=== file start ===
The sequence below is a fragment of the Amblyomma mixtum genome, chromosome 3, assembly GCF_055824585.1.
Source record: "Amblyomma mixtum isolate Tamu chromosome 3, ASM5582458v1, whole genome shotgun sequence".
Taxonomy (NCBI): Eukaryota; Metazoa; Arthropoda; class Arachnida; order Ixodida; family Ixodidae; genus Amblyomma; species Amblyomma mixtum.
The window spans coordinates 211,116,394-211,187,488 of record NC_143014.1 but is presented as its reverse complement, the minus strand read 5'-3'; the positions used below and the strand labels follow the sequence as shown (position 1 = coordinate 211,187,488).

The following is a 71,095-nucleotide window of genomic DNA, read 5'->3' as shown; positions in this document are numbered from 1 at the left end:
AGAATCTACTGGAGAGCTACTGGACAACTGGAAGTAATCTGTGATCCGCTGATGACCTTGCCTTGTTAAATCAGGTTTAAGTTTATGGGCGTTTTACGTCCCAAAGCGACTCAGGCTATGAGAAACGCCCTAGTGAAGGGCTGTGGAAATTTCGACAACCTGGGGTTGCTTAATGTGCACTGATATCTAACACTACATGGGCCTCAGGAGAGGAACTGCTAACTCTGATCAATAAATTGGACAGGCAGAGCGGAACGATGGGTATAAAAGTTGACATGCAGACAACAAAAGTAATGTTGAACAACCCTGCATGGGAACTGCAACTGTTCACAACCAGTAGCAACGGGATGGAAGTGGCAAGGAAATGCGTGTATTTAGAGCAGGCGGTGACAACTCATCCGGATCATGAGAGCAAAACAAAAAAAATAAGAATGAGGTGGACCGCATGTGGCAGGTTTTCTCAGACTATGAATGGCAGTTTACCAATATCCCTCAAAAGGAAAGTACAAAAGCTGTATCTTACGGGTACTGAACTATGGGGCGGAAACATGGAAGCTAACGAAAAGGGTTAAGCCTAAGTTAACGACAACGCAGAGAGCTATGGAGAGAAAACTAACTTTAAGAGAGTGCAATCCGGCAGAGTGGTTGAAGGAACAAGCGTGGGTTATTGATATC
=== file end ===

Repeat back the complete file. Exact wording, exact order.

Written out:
The sequence below is a fragment of the Amblyomma mixtum genome, chromosome 3, assembly GCF_055824585.1.
Source record: "Amblyomma mixtum isolate Tamu chromosome 3, ASM5582458v1, whole genome shotgun sequence".
Taxonomy (NCBI): Eukaryota; Metazoa; Arthropoda; class Arachnida; order Ixodida; family Ixodidae; genus Amblyomma; species Amblyomma mixtum.
The window spans coordinates 211,116,394-211,187,488 of record NC_143014.1 but is presented as its reverse complement, the minus strand read 5'-3'; the positions used below and the strand labels follow the sequence as shown (position 1 = coordinate 211,187,488).

The following is a 71,095-nucleotide window of genomic DNA, read 5'->3' as shown; positions in this document are numbered from 1 at the left end:
AGAATCTACTGGAGAGCTACTGGACAACTGGAAGTAATCTGTGATCCGCTGATGACCTTGCCTTGTTAAATCAGGTTTAAGTTTATGGGCGTTTTACGTCCCAAAGCGACTCAGGCTATGAGAAACGCCCTAGTGAAGGGCTGTGGAAATTTCGACAACCTGGGGTTGCTTAATGTGCACTGATATCTAACACTACATGGGCCTCAGGAGAGGAACTGCTAACTCTGATCAATAAATTGGACAGGCAGAGCGGAACGATGGGTATAAAAGTTGACATGCAGACAACAAAAGTAATGTTGAACAACCCTGCATGGGAACTGCAACTGTTCACAACCAGTAGCAACGGGATGGAAGTGGCAAGGAAATGCGTGTATTTAGAGCAGGCGGTGACAACTCATCCGGATCATGAGAGCAAAACAAAAAAAATAAGAATGAGGTGGACCGCATGTGGCAGGTTTTCTCAGACTATGAATGGCAGTTTACCAATATCCCTCAAAAGGAAAGTACAAAAGCTGTATCTTACGGGTACTGAACTATGGGGCGGAAACATGGAAGCTAACGAAAAGGGTTAAGCCTAAGTTAACGACAACGCAGAGAGCTATGGAGAGAAAACTAACTTTAAGAGAGTGCAATCCGGCAGAGTGGTTGAAGGAACAAGCGTGGGTTATTGATATC